Doctors and emigration

 

Sir, – I read with interest Niamh Humphries’s article “300 Irish doctors got visas for Australia this year. Why?” (Analysis, June 19th). She laments that the HSE has not ascertained why so many Irish doctors emigrate each year and alludes to the fact that medical migration is done presumably to escape a stressed, under-resourced health system with a poor quality of life for its employees. In September 2015, The Irish Times reported on the “Failure to Retain” study which was commissioned to look at medical emigration. Although it has been a tumultuous time for the HSE since 2008 with budgetary constraints, employment embargoes and negative publicity, it should be acknowledged that medical migration is not a product of the last decade.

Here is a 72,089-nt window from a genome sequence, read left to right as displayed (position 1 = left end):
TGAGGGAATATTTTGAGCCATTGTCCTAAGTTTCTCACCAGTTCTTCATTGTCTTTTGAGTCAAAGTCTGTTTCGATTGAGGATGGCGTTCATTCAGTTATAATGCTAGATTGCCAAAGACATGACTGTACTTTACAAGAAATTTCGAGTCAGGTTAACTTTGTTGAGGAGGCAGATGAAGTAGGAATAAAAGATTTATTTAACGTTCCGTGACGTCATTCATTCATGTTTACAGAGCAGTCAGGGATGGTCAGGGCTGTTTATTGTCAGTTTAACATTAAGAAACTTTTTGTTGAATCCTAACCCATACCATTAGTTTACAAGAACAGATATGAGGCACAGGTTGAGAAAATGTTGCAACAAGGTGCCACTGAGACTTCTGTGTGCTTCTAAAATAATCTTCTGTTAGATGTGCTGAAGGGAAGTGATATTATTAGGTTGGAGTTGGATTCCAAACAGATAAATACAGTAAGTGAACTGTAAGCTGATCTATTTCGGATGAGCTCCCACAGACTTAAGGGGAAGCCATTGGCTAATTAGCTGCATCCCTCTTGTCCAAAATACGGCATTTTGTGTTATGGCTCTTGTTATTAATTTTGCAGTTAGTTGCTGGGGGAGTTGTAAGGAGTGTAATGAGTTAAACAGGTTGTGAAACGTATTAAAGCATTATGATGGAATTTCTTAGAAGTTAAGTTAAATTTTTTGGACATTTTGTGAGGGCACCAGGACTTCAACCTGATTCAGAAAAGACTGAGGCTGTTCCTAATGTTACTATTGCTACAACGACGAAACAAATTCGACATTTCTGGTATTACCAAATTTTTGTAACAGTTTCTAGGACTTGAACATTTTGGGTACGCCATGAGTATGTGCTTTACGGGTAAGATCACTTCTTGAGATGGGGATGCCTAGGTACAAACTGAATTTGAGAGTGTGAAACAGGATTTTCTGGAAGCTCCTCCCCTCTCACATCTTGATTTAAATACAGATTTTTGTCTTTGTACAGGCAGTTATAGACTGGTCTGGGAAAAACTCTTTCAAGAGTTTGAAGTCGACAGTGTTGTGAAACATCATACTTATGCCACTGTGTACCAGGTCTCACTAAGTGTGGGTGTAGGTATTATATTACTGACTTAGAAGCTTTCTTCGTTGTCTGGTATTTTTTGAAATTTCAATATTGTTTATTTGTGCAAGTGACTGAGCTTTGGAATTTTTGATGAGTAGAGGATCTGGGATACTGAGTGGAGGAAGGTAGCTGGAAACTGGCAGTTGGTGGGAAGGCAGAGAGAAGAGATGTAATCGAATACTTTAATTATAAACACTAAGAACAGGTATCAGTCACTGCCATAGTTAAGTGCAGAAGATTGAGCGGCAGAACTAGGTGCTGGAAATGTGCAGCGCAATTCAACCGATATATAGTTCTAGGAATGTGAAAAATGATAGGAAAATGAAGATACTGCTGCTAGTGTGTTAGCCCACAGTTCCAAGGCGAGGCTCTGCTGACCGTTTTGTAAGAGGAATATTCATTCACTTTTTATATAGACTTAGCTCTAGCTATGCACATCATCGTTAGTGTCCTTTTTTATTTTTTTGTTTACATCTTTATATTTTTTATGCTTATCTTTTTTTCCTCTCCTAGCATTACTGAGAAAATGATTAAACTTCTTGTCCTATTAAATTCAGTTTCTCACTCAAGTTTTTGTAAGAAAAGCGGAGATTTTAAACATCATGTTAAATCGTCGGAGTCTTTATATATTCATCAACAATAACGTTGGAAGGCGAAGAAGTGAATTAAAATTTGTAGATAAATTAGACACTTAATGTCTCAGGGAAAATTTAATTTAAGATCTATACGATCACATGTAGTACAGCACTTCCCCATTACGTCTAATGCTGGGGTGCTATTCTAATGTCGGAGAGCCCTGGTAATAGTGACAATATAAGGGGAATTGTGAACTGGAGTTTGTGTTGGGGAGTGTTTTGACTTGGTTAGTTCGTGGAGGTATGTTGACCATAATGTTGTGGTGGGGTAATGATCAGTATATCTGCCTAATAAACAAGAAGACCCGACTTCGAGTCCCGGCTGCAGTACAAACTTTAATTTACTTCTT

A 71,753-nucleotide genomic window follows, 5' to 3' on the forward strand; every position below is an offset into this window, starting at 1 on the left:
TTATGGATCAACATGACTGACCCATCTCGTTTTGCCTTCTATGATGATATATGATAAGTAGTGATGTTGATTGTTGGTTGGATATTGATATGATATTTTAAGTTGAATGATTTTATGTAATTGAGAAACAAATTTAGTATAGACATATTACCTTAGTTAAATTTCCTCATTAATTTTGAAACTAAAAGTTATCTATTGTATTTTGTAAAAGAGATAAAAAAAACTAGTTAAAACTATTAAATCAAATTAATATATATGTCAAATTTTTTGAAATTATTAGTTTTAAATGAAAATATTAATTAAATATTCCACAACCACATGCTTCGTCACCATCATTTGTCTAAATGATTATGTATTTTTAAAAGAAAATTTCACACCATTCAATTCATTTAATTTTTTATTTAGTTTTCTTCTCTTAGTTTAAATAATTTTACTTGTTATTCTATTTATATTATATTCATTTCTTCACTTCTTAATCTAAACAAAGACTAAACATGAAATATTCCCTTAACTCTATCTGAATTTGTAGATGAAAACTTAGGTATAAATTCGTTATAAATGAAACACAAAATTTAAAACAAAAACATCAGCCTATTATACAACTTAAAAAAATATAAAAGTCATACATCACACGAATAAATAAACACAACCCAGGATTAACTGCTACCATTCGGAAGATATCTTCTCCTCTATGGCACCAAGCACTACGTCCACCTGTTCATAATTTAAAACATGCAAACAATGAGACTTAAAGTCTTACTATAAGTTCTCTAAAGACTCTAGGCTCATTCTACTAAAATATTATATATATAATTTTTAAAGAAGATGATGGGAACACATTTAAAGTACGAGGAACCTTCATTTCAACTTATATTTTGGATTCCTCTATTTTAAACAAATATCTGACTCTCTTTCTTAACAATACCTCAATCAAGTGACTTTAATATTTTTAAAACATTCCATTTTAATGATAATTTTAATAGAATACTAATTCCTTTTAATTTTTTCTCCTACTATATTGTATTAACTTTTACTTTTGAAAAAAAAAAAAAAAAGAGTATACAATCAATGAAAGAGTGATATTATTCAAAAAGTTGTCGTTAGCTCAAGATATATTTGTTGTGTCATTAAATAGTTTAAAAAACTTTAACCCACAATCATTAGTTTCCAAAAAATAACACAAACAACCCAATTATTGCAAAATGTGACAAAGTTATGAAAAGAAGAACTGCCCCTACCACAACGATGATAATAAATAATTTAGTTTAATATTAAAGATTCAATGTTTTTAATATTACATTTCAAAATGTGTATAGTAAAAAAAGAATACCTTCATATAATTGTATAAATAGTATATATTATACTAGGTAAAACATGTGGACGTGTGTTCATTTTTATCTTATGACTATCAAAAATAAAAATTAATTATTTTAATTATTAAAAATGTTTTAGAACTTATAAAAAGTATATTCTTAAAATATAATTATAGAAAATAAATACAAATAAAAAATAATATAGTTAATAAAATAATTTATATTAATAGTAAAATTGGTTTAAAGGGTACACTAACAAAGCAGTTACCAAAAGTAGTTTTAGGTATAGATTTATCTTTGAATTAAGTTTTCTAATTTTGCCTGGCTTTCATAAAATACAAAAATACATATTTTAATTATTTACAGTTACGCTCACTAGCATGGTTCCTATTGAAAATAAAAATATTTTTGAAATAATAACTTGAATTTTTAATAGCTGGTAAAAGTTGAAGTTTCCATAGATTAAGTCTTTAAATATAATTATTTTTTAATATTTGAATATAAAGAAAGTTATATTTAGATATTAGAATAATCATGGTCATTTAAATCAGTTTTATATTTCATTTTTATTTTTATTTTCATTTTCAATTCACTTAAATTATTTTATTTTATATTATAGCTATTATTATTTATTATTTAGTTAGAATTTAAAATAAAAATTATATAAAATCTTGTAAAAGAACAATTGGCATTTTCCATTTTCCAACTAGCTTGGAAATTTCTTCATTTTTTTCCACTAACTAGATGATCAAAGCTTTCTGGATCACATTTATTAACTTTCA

For years Irish medical graduates have had to resort to seek higher speciality training opportunities abroad following dedicated years of service at home due to a chronic lack of specialist training places. A reluctance to expand certain specialities due to an oligopoly-like mentality and a perceived threat to private practice has aided this.

That medical migration is not recorded by the HSE bodes poorly for future workforce planning. With an obvious loss of highly trained domestic talent to foreign healthcare economies, it is incumbent on the HSE to attract this talent home to properly resourced jobs with adequate opportunities.

It is reassuring that Dr Humphries’s article does identify that the Irish medical diaspora has plenty to offer to the future development of the HSE but it should additionally be acknowledged that there are plenty of graduates working in the US and the UK health economies whose return could also benefit the development of a more efficient health service. – Yours, etc,

MICHAEL FLOYD MB,

Liverpool, UK.